Eating healthy is crucial to maintaining good health. Fortunately, it’s easier than it sounds. If you think of eating healthy not as a sacrifice, but more as an opportunity for self-improvement, you’re almost at the finish line. You don’t need someone to tell you the numerous health benefits that putting away the donuts and hamburgers will get you. You want someone to show you how it’s done. Read on to learn how to eat healthy and properly.
Choose a Healthy Diet
Eat a balanced diet. Include a healthy balance of nutrient-rich carbohydrates, protein, fruits, vegetables, and dairy products. This will help make sure your body gets the right balance of the vital vitamins and minerals it needs in order to keep you strong and healthy. Try to eat a diet of 30% vegetables, 20% fruit, 20% carbohydrates, 20% protein, and 10% dairy products.
Know the difference between good fat and bad fat. You need to consume fat for your body, to function correctly. However, it’s important to choose the right kind of fats.
- Avoid saturated fats and trans fats. Trans fats are form of unsaturated fat commonly found in processed foods, and consuming them raises your risk of heart disease. Read the labels of what you eat, and look for “hydrogenated” anything on the ingredient list.
- Monounsaturated fats and omega-3 fatty acids are good fats, which you should try to consume regularly. They help lower the “bad cholesterol” in your body by raising “good cholesterol”. Foods that are high in fatty acids are olive oil, nuts, fish oil, and various seed oils. Adding these “good” fats to your weekly diet can lower your cholesterol and reduce your risk of heart disease.
Eat lean, mean protein. Protein helps you to build muscle and gives you the lasting energy throughout the day. Aim to get between 10% and 35% of your daily calories from protein. Some examples of healthy proteins include:
- Lean fish such as flounder, sole, cod, bass, perch, and halibut.
- Legumes like beans and soy products.
- Lean poultry such as chicken or duck breast.
- Nuts like cashews.
Choose the right carbohydrates. Simple carbs, like sugar and flour, are quickly absorbed by the body’s digestive system. This causes a kind of carb overload, and your body releases huge amounts of insulin, to combat the overload. Eat these in moderation.
On the other hand, complex carbs are slowly digested by the body. They include whole-grain flour, hearty vegetables, oats, and unprocessed grains, like brown rice. These foods are usually higher in vitamins and other nutrients that are beneficial for the body, and they are higher in fiber (which keeps your digestive system running smoothly).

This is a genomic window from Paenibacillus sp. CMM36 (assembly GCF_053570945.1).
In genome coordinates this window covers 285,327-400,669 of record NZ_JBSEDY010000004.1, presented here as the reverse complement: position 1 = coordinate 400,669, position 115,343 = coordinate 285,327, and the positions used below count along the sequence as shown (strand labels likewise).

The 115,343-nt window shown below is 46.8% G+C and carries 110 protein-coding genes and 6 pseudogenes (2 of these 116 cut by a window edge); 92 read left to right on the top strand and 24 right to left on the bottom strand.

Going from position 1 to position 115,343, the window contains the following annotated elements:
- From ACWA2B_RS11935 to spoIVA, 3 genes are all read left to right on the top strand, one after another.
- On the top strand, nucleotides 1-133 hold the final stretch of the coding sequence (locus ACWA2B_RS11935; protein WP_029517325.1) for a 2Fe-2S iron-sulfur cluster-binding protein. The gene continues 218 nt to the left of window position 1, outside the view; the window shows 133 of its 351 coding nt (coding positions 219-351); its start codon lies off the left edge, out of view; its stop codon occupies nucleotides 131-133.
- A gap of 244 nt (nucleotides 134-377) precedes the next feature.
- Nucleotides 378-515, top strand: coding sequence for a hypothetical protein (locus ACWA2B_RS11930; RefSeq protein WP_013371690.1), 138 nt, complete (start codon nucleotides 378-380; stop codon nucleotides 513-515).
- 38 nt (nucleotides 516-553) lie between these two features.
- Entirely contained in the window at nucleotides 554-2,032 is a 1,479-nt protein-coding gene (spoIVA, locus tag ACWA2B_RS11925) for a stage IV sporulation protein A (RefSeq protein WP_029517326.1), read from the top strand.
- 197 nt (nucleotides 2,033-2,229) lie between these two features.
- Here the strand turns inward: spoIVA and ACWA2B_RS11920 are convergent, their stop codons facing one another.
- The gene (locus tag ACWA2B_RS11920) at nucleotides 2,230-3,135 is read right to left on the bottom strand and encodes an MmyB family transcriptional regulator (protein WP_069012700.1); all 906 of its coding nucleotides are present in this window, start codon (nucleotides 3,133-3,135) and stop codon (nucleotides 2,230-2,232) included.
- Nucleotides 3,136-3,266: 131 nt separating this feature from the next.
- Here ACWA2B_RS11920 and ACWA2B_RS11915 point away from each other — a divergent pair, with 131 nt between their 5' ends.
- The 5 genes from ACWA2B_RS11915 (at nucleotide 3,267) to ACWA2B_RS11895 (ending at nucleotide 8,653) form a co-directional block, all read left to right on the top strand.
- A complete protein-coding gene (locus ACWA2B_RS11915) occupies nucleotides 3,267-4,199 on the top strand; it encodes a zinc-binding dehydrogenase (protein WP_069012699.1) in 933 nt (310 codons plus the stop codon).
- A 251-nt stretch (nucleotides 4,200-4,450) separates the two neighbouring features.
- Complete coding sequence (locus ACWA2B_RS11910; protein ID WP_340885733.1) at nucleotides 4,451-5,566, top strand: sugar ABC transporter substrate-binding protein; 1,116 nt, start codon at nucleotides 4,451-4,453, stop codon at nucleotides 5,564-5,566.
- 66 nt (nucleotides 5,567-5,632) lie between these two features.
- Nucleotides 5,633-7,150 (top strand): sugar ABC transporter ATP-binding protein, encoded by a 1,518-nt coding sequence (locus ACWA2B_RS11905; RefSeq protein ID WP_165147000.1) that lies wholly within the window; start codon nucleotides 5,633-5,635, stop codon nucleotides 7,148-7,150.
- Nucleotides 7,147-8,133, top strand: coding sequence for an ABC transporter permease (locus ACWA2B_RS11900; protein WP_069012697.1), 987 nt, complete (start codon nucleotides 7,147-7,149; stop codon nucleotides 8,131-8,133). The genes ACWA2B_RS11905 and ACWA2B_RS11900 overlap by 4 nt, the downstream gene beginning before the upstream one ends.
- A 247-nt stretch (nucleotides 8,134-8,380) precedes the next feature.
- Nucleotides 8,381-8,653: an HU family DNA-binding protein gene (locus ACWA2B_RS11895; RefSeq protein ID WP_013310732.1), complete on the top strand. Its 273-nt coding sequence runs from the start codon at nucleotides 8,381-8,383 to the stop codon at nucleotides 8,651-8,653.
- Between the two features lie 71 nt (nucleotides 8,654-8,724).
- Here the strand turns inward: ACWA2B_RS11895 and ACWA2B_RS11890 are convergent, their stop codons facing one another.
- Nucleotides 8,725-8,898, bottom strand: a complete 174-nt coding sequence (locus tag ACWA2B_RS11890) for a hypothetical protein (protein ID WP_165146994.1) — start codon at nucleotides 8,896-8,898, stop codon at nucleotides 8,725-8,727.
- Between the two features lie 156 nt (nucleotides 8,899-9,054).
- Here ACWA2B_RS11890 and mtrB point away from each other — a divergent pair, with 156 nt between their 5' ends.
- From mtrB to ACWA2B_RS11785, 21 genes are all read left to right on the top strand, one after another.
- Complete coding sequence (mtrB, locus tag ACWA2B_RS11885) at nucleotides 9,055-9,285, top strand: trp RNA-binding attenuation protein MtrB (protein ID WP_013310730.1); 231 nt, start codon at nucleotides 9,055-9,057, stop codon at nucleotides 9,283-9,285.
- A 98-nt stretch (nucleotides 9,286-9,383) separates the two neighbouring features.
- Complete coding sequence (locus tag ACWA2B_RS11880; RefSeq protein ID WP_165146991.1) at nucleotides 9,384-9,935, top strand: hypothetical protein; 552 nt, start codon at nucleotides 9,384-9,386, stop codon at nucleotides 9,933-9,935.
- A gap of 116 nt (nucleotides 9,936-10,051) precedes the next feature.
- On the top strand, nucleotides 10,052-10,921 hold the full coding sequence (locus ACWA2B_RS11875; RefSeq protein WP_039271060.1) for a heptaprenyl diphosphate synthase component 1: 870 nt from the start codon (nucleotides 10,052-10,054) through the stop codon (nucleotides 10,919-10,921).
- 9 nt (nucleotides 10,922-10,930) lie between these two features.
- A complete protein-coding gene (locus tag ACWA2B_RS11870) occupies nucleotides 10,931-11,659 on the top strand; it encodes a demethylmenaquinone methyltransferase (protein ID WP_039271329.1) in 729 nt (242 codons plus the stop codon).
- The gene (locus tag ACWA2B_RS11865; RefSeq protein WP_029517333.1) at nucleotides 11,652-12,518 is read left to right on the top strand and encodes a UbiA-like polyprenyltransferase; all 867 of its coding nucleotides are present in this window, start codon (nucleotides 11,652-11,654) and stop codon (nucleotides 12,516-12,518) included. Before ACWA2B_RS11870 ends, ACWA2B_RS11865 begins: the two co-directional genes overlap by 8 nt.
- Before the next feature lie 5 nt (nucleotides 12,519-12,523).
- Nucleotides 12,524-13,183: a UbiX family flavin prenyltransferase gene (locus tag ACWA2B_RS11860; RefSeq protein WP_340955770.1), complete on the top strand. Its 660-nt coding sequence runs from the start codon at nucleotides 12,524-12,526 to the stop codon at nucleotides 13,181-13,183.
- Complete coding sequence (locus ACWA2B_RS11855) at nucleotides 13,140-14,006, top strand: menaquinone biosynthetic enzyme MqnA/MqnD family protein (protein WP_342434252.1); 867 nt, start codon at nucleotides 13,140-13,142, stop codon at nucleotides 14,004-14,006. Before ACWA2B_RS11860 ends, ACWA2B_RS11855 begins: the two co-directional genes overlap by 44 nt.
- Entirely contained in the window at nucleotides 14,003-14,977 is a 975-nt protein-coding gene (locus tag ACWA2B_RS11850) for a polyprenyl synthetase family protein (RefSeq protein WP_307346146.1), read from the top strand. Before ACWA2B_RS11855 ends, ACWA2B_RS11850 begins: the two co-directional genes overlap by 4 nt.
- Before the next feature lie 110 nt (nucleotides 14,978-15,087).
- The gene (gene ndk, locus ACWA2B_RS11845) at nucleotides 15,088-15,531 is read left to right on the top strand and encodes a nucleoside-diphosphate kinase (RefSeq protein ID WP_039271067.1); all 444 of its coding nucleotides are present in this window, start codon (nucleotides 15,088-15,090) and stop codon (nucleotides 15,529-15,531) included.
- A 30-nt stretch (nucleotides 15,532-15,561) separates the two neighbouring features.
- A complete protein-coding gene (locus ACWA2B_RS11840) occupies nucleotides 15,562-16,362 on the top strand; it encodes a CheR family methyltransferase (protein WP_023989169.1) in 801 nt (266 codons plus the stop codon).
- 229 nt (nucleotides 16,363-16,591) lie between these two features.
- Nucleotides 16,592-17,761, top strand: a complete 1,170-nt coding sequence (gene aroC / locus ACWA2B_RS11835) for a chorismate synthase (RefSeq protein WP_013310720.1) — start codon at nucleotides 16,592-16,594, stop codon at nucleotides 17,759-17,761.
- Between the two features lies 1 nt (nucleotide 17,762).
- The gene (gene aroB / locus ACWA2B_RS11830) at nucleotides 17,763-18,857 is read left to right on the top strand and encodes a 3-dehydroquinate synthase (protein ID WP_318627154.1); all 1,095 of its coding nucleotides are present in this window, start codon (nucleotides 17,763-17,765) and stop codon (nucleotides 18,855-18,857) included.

- Choose wheat (brown) bread instead of white bread and whole wheat pasta instead of “normal” pasta. Processed carbohydrates, such as those found in white bread are harder to draw nutrients from, and therefore constitute empty calories. Plain oat meal is also very healthy for you.
- Eat leafy greens like kale, mustard greens, collard greens, and Swiss chard. They are packed with nutrients and will fill you up very quickly. Have a simple sauté with olive oil, garlic, a little salt and pepper, which will be surprisingly tasty meal as well as nutritious.
Watch your salt intake. Too much salt can lead to high blood pressure, osteoporosis, and excessive stomach acid. Use salt sparingly, and always check labels on food for the “reduced sodium” option, if it’s available.
Stock up on superfoods. So-called superfoods may have a misleading title, but some truly are cut above. Superfoods may have the ability to fight heart disease, stave off cancer, lower cholesterol, and even boost your mood.
- It may not sound appetizing, but then again when you read the list of health benefits you may think again. It is rich in vitamins, minerals, and amino acids, as well as beneficial in managing natural flora in the gut.
- Blueberries may facilitate brain health. If you don’t have access to blueberries, then try fresh berries, cranberries, or raspberries.
- Another creature of the sea makes the list, and for good reason. Salmon is rich in omega-3 fatty acids, which are good for blood pressure, brain function, and heart health.
Practice moderation. Don’t over-consume any one food or type of food. Instead, try to vary your diet so that you eat a little bit of everything in a moderate amount.
- Some people might be great at giving up meat, sugar, alcohol, or other foods. However, most of us are likely to give it up for awhile, then break down and binge. Avoid this deprivation-binge cycle by allowing yourself to have small “cheats”. For instance, if you want to eat less sugar, allow yourself to eat one dessert each Friday night and abstain for the rest of the week.
Change Your Mindset
Adopt a healthy attitude towards food. Take a look at your eating habits. Do you eat more when you feel stressed? Do you withhold food from yourself in order to feel like you’re in control? Try to evaluate whether you have an unhealthy emotional attachment to food. If you do, here are few steps to consider:
- See food as sustenance. A lot of Western culture is rife with messages that food is for entertainment or for relieving boredom. Break yourself of this cognitive habit by consciously evaluating food in terms of what it can do to keep your body healthy. Ask yourself if what you’re about to put in your mouth is good for you, and if it will help your body function as it was designed to.